5. Magnetic resonance imaging (MRI) also has near perfect sensitivity and specificity, and is especially suited for evaluation of chronic dissection - however it will not detect intimal tear (limited dissection) without hematoma and eccentric aortic bulge, which can only be diagnosed with aortography. 
  6. Aortography is used when ascending aortic dissection is strongly suspected and noninvasive tests are unavailable or inconclusive. It is an invasive procedure and requires the use of contrast. Its use is limited in critically ill and unstable patients. Nevertheless, it remains the method of choice in diagnosing intimal tear without hematoma and eccentric aortic bulge. 
  7. Coronary angiography is generally safe in stable patients, although some retrospective data suggest no in-hospital benefit from coronary angiography.

A recent meta-analysis by Shiga et al (8) reviewed published studies of the diagnosis of aortic dissection by TEE, helical CT and MRI and observed that these tests have equal and reliable diagnostic value (9). 


Fig. 1 Common classification systems of aortic dissections: Stanford and DeBackey.

Type DeBakeyI DeBakeyII DeBakeyIII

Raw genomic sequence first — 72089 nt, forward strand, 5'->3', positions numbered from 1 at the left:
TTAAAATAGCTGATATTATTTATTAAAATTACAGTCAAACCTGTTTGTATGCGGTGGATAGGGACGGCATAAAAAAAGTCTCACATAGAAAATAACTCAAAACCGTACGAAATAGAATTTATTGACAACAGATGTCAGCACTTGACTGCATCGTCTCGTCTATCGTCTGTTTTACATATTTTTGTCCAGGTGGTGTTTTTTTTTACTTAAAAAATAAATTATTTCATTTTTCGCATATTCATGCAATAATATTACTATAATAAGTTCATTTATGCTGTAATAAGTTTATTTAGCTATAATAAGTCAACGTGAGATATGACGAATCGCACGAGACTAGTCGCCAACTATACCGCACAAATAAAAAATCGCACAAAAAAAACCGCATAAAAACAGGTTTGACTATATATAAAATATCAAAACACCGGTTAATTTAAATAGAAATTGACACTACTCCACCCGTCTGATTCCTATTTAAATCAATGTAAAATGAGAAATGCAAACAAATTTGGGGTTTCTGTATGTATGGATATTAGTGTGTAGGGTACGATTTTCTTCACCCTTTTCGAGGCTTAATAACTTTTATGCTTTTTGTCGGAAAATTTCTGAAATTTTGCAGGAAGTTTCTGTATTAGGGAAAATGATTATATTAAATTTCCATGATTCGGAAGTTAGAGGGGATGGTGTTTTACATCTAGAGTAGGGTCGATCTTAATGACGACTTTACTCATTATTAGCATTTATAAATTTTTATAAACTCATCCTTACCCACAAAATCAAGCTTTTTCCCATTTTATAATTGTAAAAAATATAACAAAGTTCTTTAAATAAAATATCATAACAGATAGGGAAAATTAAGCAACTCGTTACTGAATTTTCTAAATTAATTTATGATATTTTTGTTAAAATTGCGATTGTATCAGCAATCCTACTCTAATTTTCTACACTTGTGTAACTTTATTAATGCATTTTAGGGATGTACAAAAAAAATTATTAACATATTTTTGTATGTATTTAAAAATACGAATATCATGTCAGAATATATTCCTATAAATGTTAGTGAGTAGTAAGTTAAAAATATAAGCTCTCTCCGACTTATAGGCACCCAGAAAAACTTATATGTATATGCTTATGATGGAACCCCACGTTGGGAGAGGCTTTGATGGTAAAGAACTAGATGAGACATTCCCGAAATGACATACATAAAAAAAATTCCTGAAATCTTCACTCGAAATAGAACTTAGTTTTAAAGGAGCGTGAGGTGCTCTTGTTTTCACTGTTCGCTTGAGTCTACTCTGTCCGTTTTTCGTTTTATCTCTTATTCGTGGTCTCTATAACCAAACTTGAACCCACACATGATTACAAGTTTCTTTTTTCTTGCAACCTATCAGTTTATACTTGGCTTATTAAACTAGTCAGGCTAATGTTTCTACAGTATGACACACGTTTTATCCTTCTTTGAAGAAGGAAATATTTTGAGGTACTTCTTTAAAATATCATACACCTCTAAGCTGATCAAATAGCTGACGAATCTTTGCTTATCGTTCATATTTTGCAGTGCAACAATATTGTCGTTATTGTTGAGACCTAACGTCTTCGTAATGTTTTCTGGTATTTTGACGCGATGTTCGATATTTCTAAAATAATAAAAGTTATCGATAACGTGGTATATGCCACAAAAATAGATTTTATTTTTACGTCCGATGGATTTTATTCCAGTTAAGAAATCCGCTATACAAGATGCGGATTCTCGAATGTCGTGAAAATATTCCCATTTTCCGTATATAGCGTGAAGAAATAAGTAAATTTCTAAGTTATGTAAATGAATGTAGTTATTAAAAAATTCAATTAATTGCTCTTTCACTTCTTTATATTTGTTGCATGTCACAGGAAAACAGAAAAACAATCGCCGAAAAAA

Type Stanford A (proximal) Stanford B (distal) 

Patients with suspected aortic dissection should be admitted to an intensive care unit as rapidly as possible for: 

  1. Diagnosis confirmation
  2. Control of pain
  3. Systolic blood pressure reduction to between 100 mmHg and 120 mmHg
  4. Intubation if the patient is hemodynamically unstable 
  5. Surgery as an emergency when the ascending aorta (type A) is involved or if there is progression or continued hemorrhage into the pleural or retroperitoneal space.
  6. Medical treatment for dissections confined to the descending or distal aorta (type B): a combination of nitrates and β-blockers. 

Predisposing conditions are: 

  1. Systemic hypertension is the most important predisposing factor for acute aortic dissection - it has been reported in 70% of the patients with aortic dissection. 
  2. Weakening of the aortic wall: All mechanisms that weaken the aortic wall, the aortic lamina media in particular, lead to higher wall stress, which can induce aortic dilatation and aneurysm formation, eventually resulting in aortic dissection or rupture (10). Atherosclerosis is a big contributing factor.
  3. Aortic aneurysms may manifest with symptoms late in their development. Progressive dilation of the ascending aneurysm may cause dilation of the aortic annulus, with resultant aortic regurgitation. This represents a significant volume overload on the left ventricle, resulting in progressive left ventricular dilation and failure. Compression of the adjacent structure may lead to chronic chest pain.
  4. Other factors such as disorders of collagen, Marfan syndrome, Ehlers-Danlos syndrome, bicuspid aortic valve, aortic coarctation, Turner syndrome, coronary artery bypass graft surgery, previous aortic valve replacement, crack cocaine use, strenuous resistance training and trauma are others.
  5. High-speed accidents, aortic chest trauma, interventional procedure can count for a very small percentage of aortic dissection.